Irish soccer was built on skill and not teams of giants
Jimmy McIlroy's innovation captured the tradition of brains over brawn in Irish soccer
The Turf pub sign in Burnley depicts an image of ex-player, Northern Ireland’s James McIlroy, who was instrumental to the club’s league title success in 1960. Photograph: Ian MacNicol/Getty Images
When Jimmy McIlroy died in August, it was a moment to return to his autobiography, Right Inside Soccer. It was written in 1960 when Burnley had just won the First Division league title. McIlroy was regarded as the brains of the best team in England. He was 29.
The book is a slim gem of analysis and frustration. Matt Busby, no less, wrote its foreword, where he said of McIlroy: “Jimmy undoubtedly possesses something, which may be indefinable, but which is shared only by the all-time greats. Subtlety dominates his game.”
There is no shortage of opinion from the author: “Was Duncan Edwards really 18 caps better than Eddie Colman?” asks McIlroy, a question that might seem insensitive given both Edwards and Colman had perished only two years earlier in the Munich air crash.
McIlroy’s issue was that Edwards was the more lauded player in England because “one of his many attributes was power in the tackle”.
Subtlety, in McIlroy’s eyes, did not dominate Edwards’ game.
It is a theme of the book, McIlroy’s distaste of athleticism over skill, of speed of foot over speed of thought. He and Danny Blanchflower were midfield companions in green and they supported one another in their desire, almost poetic in Blanchflower’s case, to exhibit style and wit, rather than force and grit.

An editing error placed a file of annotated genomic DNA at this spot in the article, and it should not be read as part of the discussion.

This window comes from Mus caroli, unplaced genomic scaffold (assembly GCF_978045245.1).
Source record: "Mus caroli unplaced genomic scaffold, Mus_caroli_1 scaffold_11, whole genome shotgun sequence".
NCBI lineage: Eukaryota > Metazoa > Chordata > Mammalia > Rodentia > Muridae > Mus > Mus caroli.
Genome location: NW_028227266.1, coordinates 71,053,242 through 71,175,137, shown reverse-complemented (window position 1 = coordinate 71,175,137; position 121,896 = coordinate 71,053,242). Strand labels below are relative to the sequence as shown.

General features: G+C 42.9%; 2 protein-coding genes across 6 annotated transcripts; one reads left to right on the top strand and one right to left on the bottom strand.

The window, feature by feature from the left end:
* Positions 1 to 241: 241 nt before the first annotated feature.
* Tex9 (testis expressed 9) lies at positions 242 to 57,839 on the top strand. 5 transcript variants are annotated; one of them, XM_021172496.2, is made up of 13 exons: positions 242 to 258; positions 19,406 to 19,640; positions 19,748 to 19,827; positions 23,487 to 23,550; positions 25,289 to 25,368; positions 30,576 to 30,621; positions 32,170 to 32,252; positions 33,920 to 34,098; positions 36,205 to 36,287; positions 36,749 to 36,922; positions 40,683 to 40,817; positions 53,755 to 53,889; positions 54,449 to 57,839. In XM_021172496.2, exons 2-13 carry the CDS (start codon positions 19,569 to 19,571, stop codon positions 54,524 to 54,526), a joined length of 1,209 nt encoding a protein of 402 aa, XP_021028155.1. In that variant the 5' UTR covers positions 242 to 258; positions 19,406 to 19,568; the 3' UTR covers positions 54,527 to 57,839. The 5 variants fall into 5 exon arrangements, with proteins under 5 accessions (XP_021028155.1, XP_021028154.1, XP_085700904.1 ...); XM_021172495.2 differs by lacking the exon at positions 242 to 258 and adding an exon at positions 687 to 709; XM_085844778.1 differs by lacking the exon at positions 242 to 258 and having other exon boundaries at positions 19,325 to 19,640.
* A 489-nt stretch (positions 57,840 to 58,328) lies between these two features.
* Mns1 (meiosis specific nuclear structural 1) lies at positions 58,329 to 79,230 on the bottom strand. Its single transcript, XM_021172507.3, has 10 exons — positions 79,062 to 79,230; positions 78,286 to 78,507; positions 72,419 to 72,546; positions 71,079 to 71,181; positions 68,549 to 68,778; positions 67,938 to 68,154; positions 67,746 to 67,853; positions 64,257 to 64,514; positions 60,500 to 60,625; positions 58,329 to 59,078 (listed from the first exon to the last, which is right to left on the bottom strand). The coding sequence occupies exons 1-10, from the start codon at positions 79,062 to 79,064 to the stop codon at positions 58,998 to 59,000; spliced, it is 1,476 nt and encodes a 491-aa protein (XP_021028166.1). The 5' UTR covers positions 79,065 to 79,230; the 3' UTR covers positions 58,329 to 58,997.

After a particularly aggressive meeting between Scotland and Northern Ireland in Glasgow in 1958, McIlroy quotes the bloodied Blanchflower saying: “If that’s the kind of fight you want in international football, I’m having no part of it”.
As McIlroy had noted two pages earlier, the Irish team managed by Peter Doherty had won at Wembley against England in 1957 and they had not done so through battering England physically.
The English FA, viewing Irish football with less than parity of esteem, did not host Northern Ireland, or ‘Ireland’ as it was, or Eire, at Wembley until 1955. The attitude infuriated Doherty.
In ’57 when McIlroy gave the Irish the lead with a penalty, he was able to write: “I took the kick myself and scored Ireland’s first-ever international goal at Wembley.”
(All northern Irish players of that era – and media and many fans – referred to Northern Ireland as Ireland).
Fast forward six decades to Oriel Park, Dundalk, last Friday. In Stephen Kenny’s programme notes before Dundalk clinched their fourth League of Ireland Premier Division title in five seasons, he wrote: “It is important to dispel the current train of thought that it is in the DNA of Irish players to play a more direct style . . . that somehow being Irish you were born with a skill deficit.”
It came a week after the Denmark midfielder Thomas Delaney referred to “primitive” Irish tactics in the Nations League match in Dublin. Apparently there was a compliment in there regarding obduracy. But primitive doesn’t sit well.
The applause you can hear for Kenny is probably from Jimmy McIlroy, because somewhere along the way an island that post-war produced George Best, Johnny Carey, Charlie Tully, John Giles, Liam Brady, Martin O’Neill, the Blanchflowers and McIlroy allowed itself to be portrayed as not these players. Yet that’s some DNA.
Roy Keane, the greatest Irish player of the recent past, was a force of nature, yes, but he was a bit more than that. Keane was authoritative. He could pass and move and, just as importantly, pass and pause.